In 2015, the General Assembly enacted the Iran Divestment Act (IDA) which prohibits state agencies and local governments from contracting with a company that the NC State Treasurer has determined invests more than $20 million dollars in the Iranian energy sector (for more information on the IDA, see this blog post). The Treasurer is required to publish a list of such companies on its website (commonly known as the Treasurer’s IDA list) and to update the list every six months. Two provisions of the IDA created challenges and confusion for local governments right from the start. First, the IDA required contractors to certify at the time of submitting a bid or entering into a contract that they were not included on the Treasurer’s IDA list, but did not specify how or in what form the contractor was to make this certification. Second, the definition of a “person” on the Treasurer’s IDA list with which state agencies and local governments could not contract included a reference to governmental entities that some interpreted to include state and local governments themselves. Under this interpretation (which was not rendered by this author), state and local governments were required to certify that they were not investing at least $20 million dollars in the Iranian energy sector when entering into a contract with another governmental entity, such as an interlocal agreement or an award of grant funds. Fortunately, the General Assembly enacted legislation during this year’s session that eliminated the certification requirement and put to rest the “person” confusion.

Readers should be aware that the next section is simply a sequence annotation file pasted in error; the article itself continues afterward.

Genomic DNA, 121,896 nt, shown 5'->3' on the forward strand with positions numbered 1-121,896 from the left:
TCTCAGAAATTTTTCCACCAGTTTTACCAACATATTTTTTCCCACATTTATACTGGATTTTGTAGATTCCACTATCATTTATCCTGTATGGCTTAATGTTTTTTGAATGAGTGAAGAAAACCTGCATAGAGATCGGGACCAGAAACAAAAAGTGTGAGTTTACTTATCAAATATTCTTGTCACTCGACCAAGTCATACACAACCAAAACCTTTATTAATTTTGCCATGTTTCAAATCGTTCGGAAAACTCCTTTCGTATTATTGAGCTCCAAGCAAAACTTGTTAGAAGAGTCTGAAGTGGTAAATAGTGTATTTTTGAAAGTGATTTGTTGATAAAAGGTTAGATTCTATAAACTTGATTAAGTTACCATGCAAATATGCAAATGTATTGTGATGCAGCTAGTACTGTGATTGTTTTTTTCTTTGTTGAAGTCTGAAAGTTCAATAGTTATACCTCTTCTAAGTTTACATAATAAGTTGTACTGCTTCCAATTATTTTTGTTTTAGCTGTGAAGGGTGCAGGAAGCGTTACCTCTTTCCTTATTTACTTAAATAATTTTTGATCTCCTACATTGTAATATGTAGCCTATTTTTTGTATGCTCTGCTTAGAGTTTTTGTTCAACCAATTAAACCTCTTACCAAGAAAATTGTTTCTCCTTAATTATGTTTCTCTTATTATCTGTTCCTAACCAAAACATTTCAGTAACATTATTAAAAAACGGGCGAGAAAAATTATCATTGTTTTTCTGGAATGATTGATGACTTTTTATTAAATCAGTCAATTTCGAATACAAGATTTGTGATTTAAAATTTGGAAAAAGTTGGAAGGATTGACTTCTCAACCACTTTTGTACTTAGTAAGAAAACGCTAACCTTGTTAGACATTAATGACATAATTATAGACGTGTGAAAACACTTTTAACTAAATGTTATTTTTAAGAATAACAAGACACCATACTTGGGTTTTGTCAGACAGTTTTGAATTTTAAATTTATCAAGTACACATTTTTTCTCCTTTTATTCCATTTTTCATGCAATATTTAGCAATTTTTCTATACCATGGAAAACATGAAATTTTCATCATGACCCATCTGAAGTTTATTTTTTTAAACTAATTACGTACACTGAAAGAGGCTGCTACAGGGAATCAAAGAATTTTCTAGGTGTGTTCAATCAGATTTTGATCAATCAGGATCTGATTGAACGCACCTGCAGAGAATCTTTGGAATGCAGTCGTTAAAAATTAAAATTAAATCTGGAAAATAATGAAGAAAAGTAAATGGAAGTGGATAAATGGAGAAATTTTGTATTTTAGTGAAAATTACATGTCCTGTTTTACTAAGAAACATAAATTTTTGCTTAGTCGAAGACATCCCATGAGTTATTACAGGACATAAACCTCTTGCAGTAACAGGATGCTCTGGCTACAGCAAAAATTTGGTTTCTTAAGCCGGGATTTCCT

S.L. 2017-193 (H161) “Divestment from Companies that Boycott Israel,” (a future post will discuss the Israel boycott contracting prohibition enacted in H161) amends the IDA in two significant ways. First, the legislation repeals GS 147-86.59 thereby eliminating the certification requirement. As discussed above, the IDA previously required contractors to certify either at the time a bid was submitted or at the time a contract was entered into that the contractor was not included on the Treasurer’s IDA list. The IDA was silent, however, on how or in what form the contractor was to make this certification. As a result, local governments and contractors alike struggled with additional paperwork added to the bidding process and varying methods of compliance ranging from boilerplate contract provisions to separate certification documents in bid packets to affidavits. With the certification requirement repealed, contractors no longer need to provide this certification and local governments no longer have to require it.
The certification statute, GS 147-86.59, also included a prohibition against a contractor using a subcontractor that was included on the Treasurer’s IDA list. With the repeal of this statute, this subcontractor prohibition is also repealed.